At its peak, over 300 students marched in protest along Prospect Avenue starting at midnight Tuesday morning chanting “Hands up, don’t shoot,“ “No justice, no peace” and “Black lives matter,” in what was probably the largest public protest at the University in recent years. The protest occurred the night before Thanksgiving break, a night known for students going out to the eating clubs — also located along Prospect Avenue — and partying before leaving campus for the rest of the week. The protest looped around both sides of the Street against the backdrop of a separate group of students that vied for entry into one of Princeton’s 11 eating clubs. The protests occurred hours after a grand jury ruled that Darren Wilson, a policeman from the suburbs of St.
The Office of the Registrar and Office of Information Technology launched TigerHub, a new online studentportal that replaced the Student Course Online Registration Engine, on Monday. The system will continue to serve a similar purpose to its predecessor, allowing students to modify course enrollments, view grades and request copies of transcripts. The design of individual pages of SCORE has been maintained in TigerHub, but students can now more easily navigate the platform, as all of the portal’s features are listed in a single menu on the system’s homepage, University Registrar Polly Griffin said.
The Dec. 2 gas leak outside of Eno Hall that caused 500 individuals to evacuate 11 campus buildings may have been caused by digging outside the area that had been approved by state public utilities company PSE&G, according to PSE&G spokesperson Kristine Lloyd. The leak occurredwhen a backhoe struck a gas main while construction workers were working.
After serving as executive director of Dining Services for 21 years, Stu Orefice left his position at the University last Monday to pursue a consulting job in New York City. “It was time for me to create a new recipe,” Orefice wrote in an announcement sent to his friends and colleagues, adding, “I am extremely proud [of] the work of our award-winning dining team, and I take comfort in the fact that I leave the Princeton pantry fully stocked with high quality ingredients.” In his message to coworkers, Orefice explained that he hopes his job transition will allow him more flexibility to spend more time with his family.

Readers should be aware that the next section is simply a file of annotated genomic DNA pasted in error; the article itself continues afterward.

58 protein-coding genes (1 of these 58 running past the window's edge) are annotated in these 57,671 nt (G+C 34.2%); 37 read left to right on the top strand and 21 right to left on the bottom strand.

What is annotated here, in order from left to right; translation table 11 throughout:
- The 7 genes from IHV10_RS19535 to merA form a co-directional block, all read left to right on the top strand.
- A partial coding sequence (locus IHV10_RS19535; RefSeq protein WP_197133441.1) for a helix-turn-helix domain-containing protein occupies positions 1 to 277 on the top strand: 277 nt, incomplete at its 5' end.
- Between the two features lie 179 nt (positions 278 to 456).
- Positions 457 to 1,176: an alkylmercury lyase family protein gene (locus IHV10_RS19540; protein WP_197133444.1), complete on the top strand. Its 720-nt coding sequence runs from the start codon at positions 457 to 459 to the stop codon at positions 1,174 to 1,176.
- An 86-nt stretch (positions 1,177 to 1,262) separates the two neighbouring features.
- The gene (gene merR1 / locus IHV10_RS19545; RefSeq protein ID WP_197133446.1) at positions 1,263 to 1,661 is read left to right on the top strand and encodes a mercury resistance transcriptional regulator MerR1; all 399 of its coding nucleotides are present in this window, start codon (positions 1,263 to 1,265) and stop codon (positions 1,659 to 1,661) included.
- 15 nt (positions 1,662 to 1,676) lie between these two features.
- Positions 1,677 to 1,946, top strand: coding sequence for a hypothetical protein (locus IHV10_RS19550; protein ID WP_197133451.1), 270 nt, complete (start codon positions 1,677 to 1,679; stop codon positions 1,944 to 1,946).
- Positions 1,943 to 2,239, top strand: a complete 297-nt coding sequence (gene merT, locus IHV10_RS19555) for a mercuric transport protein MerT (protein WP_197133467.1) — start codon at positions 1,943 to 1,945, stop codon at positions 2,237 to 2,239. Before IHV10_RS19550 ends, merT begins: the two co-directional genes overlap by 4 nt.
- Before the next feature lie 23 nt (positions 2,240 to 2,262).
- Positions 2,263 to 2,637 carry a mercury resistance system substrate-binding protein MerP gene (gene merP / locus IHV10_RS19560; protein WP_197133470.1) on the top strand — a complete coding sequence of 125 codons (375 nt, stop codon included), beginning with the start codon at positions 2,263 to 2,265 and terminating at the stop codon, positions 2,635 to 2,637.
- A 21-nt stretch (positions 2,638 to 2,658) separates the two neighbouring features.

During some routine excavation work occurring just south of McCosh Health Center on Monday morning, a backhoe struck a 2.5-inch high-pressure gas line, causing a rupture shortly before 10 a.m.
On the first day of the semester with temperatures that failed to reach above freezing, students, faculty, staff and townspeople huddled for warmth around a bonfire on Cannon Green to celebrate the football team’s victory in the Big Three for the second year in a row.
Senior Operations Manager for Butler/Wilson Dining Services Donald DeZarn’s bid for state senator will come to a close tomorrow when voters of the 14th Legislative District head to the polls.
Tower Club, the most popular club for the fall Bicker season last year, saw its number of bickerees drop by almost half this year, from 66 students in 2012 to 34 this year. The drop returned fall bicker levels to normal, as last year's 66 bickerees was a 75 percent increase over the 38 who bickered in fall 2011. Despite the drop affecting Tower, a total of 125 students bickered clubs this fall, just a dozen short of the 137 students who bickered last September.
Concentrators in the operations research and financial engineering department jumped by more than a third with this year’s sophomore class, according to the University directory.
University students who go by a first name other than their legal one will now have the option to change their name in the student directory, University Registrar Polly Griffin announced in an email sent to the student body last week. Under this new “preferred name policy,” the email explained, students may designate their “preferred” name in the directory through SCORE. “As long as the use of this preferred name is not for the purposes of misrepresentation, the University acknowledges that a ‘preferred name’ can and should be used where possible in the course of University business and education,” Griffin stated in the email, adding, “We know that this feature is important to many students, and we are pleased to be able to offer this option.” Griffin deferred comment to University spokesperson Martin Mbugua, who explained that the administration had been discussing this policy change over the past several months after receiving numerous requests from students who prefer a name other than their formal one.